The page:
He also helped with the founding of the pro-Israel lobby in the European Parliament -- European Friends of Israel (EFI) -- and the Europe Israel Press Association (EIPA), where he continues to be involved in its activities.
Those networks helped Stern land a post as general consultant for Centrum Development and Investment (CDI), one of the largest commercial real estate companies in Poland, and as international consultant for Empik, Media & Fashion (EMF), the largest non-food retail company of Central and Eastern Europe. Stern also privately represented several large companies in Israel and abroad at the time.
Numerous efforts in international philanthropy and political defense of Israel followed. For example: In 2010, Stern served as Israeli chief of staff for an EFI policy conference that brought 400 European Parliament members and decision-makers to Israel.
These business and political experiences also helped him expand his business-to-government and (later) investor-to-entrepreneur “matchmaker” services, both of which eventually proved to be very profitable.
“When I was 26 years old, I was advising government ministers in Former Soviet Union countries on privatization of state industries,” he explained.
“I moved to Poland, where I lived for one-and-a-half years. The more government people I brought to the table [to meet investors], the more business people came to me,” and as a result the matchmaking/consulting business eventually spread beyond Europe, where Stern came to know both political presidents and private-sector high-rollers.
One such contact that he met in 2008 was the Countess Esther de Pommery, the Swiss-born director of numerous charitable organizations, including the Esther de Pommery Comtesse de Lambrey Foundation.
Together, Stern and the Countess founded the “Israel to the Nations Foundation,” which donated over a three-year period more than US$500 million “in the name of Israel” for numerous hospitals and orphanages in Europe, Israel and Africa.
Stern initially came to Colombia only temporarily, as vice-chairman of an oil and gas company. But once he discovered the rich potential of Colombia’s natural resources, he decided to relocate permanently -- and put most of his business focus on the agriculture sector.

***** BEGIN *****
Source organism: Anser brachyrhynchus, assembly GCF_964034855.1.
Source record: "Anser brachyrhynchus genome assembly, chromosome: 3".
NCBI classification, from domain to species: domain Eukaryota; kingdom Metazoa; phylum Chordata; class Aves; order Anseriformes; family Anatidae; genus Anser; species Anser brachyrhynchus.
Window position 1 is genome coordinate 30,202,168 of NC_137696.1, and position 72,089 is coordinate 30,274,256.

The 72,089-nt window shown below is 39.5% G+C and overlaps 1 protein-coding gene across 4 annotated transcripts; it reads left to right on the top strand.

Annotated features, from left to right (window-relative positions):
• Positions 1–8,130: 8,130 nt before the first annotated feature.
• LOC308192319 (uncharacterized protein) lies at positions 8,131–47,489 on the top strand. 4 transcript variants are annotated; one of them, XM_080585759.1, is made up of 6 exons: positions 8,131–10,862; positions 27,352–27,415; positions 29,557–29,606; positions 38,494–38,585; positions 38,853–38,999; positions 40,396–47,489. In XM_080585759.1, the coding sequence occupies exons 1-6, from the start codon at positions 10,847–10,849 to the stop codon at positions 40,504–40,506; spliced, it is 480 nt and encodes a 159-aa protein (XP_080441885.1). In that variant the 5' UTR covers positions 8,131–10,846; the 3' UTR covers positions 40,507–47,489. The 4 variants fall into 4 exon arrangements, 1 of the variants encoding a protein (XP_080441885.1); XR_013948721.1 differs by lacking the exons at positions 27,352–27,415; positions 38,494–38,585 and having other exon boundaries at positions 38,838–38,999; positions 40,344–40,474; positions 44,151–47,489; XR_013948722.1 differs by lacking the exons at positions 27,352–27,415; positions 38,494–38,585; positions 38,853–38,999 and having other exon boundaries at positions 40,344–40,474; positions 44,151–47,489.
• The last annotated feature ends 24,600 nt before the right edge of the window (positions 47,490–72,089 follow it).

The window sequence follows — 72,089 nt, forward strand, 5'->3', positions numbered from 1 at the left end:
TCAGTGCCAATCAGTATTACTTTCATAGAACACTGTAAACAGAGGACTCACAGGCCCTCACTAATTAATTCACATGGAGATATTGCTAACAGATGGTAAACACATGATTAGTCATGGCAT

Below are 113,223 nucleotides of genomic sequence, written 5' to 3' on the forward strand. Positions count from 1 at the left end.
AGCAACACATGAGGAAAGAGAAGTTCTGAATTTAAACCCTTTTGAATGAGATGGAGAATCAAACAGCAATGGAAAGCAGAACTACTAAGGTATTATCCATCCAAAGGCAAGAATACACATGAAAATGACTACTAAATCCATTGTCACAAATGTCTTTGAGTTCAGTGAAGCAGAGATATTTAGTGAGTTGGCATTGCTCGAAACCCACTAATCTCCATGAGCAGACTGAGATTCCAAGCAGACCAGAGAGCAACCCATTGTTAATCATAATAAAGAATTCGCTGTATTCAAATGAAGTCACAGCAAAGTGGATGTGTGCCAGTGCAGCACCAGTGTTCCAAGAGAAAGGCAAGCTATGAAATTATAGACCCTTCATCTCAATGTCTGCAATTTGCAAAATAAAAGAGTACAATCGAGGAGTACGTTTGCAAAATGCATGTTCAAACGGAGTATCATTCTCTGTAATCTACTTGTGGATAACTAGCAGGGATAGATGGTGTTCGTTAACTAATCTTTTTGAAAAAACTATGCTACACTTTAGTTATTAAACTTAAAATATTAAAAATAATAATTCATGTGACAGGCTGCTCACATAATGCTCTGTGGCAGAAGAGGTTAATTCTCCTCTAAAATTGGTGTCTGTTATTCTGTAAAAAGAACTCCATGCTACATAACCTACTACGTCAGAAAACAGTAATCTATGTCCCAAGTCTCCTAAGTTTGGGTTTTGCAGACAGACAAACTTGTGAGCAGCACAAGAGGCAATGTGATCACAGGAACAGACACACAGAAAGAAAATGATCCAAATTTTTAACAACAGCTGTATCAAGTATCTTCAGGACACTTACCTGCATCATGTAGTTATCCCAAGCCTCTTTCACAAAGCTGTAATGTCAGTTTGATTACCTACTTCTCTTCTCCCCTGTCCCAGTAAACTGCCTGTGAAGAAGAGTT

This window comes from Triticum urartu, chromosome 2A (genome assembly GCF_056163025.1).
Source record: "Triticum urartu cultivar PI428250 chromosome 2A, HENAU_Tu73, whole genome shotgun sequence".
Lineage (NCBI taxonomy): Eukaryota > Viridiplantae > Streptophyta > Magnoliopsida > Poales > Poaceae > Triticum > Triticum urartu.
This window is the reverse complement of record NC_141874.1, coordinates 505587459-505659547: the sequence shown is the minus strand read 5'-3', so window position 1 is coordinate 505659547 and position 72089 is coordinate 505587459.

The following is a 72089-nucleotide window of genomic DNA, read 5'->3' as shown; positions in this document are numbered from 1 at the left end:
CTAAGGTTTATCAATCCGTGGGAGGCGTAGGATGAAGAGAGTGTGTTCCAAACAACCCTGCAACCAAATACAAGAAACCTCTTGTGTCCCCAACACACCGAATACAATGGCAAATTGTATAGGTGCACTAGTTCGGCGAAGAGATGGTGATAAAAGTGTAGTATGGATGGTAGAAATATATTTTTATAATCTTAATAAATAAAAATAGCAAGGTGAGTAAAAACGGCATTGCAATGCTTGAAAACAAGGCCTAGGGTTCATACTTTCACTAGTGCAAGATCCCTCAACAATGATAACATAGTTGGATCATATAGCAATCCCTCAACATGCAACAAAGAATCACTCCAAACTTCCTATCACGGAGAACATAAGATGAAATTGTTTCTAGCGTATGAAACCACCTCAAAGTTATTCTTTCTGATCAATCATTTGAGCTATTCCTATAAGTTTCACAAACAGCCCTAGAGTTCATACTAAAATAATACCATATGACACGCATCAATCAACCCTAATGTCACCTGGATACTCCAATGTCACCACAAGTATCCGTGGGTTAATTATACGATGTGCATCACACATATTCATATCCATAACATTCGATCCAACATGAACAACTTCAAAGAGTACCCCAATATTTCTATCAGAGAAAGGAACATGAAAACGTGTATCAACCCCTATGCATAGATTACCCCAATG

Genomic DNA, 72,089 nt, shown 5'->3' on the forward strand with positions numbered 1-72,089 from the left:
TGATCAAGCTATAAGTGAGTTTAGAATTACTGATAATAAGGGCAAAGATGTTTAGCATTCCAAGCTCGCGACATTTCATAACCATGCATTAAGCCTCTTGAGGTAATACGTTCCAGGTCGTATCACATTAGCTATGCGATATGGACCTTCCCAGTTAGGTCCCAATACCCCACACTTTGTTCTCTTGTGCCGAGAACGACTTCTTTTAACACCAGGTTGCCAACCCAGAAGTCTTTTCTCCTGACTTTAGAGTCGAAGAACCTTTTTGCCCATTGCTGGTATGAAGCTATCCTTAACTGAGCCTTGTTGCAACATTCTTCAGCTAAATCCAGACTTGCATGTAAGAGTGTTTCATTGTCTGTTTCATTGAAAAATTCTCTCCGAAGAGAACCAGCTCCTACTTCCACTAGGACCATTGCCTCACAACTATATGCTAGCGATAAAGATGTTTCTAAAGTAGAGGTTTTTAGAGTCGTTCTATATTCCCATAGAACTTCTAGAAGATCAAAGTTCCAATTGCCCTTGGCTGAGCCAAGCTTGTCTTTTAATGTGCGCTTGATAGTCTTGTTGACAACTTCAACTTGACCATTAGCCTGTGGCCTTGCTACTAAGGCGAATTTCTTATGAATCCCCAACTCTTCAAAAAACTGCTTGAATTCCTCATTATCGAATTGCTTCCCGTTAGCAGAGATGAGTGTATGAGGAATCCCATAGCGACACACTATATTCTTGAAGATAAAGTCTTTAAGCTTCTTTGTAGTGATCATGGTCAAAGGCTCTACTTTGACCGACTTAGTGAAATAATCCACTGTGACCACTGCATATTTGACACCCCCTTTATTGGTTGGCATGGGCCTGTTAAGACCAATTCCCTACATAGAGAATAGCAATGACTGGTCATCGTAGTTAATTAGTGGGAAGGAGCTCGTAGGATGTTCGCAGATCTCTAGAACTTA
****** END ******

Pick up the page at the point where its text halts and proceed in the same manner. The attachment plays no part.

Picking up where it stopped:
However, Stern soon realized that farmers here often make the least money in the food chain.
Following a meeting with a veteran coffee grower here -- who revealed considerable losses of money in the business -- Stern discovered that on average, from 11 to 17 middlemen separate the grower from the consumer. Green coffee that a Colombian grower sells for US$2 per kilo could cost up to US$72 for the consumer.
Seeing an opportunity to build a more-ethical business that’s fairer to the farmer, Stern, who (ironically) doesn’t drink coffee, opened coffee warehouses in Holland and Poland, and started to export directly.
But while coffee growers in Colombia might benefit from business models that enable a greater, fairer share of the net profits, they also need to improve their own business practices -- including more-accurate measurement systems, more-accurate and timely deliveries, better command of English for business communications, and better financial practices, he learned.
Too often, “business practices here are outdated, and people take zero risks. They don’t like to be the first to try anything, and instead just repeat common practices,” Stern said.
“For example, I recently visited to a big ranch here, and they didn’t think of drilling a well and installing irrigation systems to improve grass production during dry seasons. As a result, they could only support 300 cows on a ranch that could easily support 3,000.
“I learned this from Israeli experts who know all about cattle raising on arid land. Now, I’m building air-conditioned stables for cows at a model farm in Medio Magdalena.
“Israel, a country with little land and almost no natural resources, produces an average of 45 liters of milk per day per cow. But in Colombia, a country where everything grows naturally, the average production is only six to seven liters per cow per day.